I am very happy to announce the latest release from my diminutive but thriving publishing house, Club Orlov Press: the publication in English of Piero San Giorgio\’s international bestseller that addresses the problem of preparing to survive the spreading disorder and unrest specifically from the viewpoint of women. This remarkable book fills a major gap in the available literature on this subject, most of which is written by men and infused with a male-centric perspective. This gap is a major disservice to women and causes a major problem for men when they attempt to explain the nature of unfolding developments to their partner and to get her involved in preparing for them.

Piero\’s book is unique in that it directly speaks to women and addresses their specific interests and concerns in a way that is neither gloomy nor sensationalist, but constructive and practical. He illustrates the crucial role which women need to play, as traditional keepers of home and hearth, to keep the family together and doing well during treacherous, turbulent times. But he also recognizes the great difficulties women will face as the societies they depend on decay and fall apart, and the precariousness of the major gains women have made over the past century, which he rightly calls the Century of Women. While recent social progress has made women independent and men somewhat superfluous, these trends tend to quickly reverse as society begins to regress. Piero calls on men to start acting like men once again, and to once again become strong, reliable defenders of women and of their families.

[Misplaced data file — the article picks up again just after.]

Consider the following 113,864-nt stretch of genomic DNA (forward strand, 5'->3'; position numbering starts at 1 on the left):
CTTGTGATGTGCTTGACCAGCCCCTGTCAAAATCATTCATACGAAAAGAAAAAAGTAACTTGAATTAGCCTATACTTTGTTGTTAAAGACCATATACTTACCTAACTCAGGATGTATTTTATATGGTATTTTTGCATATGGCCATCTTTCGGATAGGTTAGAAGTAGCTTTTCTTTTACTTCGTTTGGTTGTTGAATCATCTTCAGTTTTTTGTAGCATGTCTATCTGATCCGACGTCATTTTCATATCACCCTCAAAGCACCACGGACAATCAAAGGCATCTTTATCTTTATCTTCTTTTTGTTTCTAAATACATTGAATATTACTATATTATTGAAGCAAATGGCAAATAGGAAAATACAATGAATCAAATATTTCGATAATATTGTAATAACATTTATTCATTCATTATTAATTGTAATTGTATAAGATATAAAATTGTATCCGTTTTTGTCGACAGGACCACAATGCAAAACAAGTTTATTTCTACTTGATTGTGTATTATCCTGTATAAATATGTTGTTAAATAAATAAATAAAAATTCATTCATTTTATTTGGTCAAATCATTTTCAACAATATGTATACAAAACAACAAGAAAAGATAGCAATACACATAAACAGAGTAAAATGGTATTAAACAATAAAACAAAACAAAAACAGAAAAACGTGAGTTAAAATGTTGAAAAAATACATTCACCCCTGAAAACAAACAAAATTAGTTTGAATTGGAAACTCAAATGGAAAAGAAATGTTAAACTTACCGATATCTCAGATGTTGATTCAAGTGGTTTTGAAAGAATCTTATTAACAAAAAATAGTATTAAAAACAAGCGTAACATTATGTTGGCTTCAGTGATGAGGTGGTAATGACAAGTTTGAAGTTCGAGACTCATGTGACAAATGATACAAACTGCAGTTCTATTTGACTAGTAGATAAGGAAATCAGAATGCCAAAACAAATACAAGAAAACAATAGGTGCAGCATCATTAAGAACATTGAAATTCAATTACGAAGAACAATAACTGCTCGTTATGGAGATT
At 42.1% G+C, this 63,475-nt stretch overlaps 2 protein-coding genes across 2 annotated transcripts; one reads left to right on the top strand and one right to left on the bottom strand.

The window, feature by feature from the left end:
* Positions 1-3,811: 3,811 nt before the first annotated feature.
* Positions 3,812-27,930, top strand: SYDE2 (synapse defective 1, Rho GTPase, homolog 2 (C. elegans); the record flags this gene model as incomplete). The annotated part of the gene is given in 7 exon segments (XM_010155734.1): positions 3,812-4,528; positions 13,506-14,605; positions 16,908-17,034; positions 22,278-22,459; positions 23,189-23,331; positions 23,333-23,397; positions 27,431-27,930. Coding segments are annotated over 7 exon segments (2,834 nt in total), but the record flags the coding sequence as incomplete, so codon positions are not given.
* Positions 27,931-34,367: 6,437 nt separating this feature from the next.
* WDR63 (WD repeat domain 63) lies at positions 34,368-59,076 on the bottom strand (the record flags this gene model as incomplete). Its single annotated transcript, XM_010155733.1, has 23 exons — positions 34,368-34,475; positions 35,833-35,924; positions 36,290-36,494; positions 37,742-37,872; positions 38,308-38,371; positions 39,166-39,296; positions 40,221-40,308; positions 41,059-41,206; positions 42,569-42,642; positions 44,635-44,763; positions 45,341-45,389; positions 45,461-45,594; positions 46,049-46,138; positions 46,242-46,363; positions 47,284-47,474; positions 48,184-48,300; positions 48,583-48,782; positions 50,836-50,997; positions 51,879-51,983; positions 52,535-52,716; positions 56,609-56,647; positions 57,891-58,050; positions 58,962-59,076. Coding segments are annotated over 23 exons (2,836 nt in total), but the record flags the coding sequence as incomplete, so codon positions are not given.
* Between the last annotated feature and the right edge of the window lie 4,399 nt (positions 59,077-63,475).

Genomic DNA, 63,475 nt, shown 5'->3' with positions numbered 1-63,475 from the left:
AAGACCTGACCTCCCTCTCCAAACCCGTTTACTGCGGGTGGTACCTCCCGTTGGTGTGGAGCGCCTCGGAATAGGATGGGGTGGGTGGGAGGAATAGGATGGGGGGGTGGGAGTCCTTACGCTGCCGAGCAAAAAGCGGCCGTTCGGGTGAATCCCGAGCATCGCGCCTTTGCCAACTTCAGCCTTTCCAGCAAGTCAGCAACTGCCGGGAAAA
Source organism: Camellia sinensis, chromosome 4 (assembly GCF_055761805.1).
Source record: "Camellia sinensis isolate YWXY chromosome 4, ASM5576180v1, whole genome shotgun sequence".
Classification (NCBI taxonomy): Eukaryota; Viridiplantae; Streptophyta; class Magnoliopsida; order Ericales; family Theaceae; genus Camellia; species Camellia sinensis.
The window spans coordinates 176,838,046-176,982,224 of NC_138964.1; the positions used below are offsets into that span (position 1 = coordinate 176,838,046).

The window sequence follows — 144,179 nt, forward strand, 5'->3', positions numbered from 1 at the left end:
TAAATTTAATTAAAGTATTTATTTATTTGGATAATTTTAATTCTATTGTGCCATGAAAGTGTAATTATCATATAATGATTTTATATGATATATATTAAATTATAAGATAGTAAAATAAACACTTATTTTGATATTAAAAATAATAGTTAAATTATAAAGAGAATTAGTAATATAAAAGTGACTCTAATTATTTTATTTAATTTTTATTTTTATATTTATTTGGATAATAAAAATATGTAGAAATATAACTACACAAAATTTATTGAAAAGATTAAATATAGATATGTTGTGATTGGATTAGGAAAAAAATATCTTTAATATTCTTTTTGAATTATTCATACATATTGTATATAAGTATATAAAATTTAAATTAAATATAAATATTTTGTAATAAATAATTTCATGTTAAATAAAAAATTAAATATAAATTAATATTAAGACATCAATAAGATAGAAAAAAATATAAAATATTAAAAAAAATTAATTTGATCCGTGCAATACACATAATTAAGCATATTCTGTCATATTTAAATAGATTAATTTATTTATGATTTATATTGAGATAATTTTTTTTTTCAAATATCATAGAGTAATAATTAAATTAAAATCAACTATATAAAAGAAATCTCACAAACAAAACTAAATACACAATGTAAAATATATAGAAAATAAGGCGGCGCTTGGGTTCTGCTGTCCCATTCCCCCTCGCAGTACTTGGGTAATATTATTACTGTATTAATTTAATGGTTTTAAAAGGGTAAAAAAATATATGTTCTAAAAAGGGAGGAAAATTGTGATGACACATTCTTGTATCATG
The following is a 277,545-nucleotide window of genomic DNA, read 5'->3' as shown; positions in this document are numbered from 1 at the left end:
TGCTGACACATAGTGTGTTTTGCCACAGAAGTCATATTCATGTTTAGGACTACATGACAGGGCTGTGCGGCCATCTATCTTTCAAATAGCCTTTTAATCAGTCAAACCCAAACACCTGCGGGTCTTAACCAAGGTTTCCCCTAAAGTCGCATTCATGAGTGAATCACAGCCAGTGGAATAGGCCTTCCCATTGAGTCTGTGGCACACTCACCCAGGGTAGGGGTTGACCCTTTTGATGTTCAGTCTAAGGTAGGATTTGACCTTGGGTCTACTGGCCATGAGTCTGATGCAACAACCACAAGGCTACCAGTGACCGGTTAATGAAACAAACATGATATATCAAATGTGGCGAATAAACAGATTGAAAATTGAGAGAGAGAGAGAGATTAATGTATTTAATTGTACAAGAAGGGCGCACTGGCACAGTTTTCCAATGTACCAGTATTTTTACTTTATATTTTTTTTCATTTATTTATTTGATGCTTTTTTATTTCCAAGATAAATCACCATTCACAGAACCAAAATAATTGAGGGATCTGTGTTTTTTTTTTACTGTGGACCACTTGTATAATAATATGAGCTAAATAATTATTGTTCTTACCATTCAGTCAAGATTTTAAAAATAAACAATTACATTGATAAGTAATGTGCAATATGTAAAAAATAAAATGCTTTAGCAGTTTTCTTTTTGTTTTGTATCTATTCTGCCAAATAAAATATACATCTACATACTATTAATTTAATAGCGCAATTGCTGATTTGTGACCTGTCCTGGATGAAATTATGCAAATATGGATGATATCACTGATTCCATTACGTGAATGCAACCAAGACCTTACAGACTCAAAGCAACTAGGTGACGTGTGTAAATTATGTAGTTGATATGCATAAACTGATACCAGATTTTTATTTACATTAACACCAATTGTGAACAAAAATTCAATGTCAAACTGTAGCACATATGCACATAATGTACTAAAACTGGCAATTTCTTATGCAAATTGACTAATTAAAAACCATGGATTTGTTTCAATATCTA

The book is itself a testament to the effectiveness of Piero\’s approach: close to half of it is filled with testimonials from his female readers, who speak of their own preparations and their hopes, fears and wishes, their successes and frustrations, as they work toward achieving a level of autonomy and preparedness that will allow them to survive perfectly foreseeable calamities that are bound to become more frequent as this century wears on.

You men who are reading this: you owe it to the women you care about to tell them about this book.

Women on the Verge of Societal Breakdown:
Preserving Hard-Won Freedoms during an Age of Uncertainty

Order link

Here is the back-cover text:

In thinking about the evolution of the role of women in society over the past hundred years, Piero San Giorgio appeals to women as wives and mothers, calling on them to appreciate the fragility of our world and the impermanence of our civilization. Piero is attuned to the reality that as our contemporary society collapses, a woman will find herself in an extremely vulnerable position: the law will no longer protect her or her children, while the males battle for survival. Piero explains the specifics of survivalism for women, teaching them how to independently cope with the looming catastrophe and survive. The practical sections on preparation are followed by testimonials by 23 real women, of different nationalities, ages, social strata, sexual orientations and marital status, who have already embarked on the path of survivalism. They give advice—very practical and realizable, and not just to women but also to men—on becoming autonomous and independent from the system, and on becoming prepared for all things and at all times.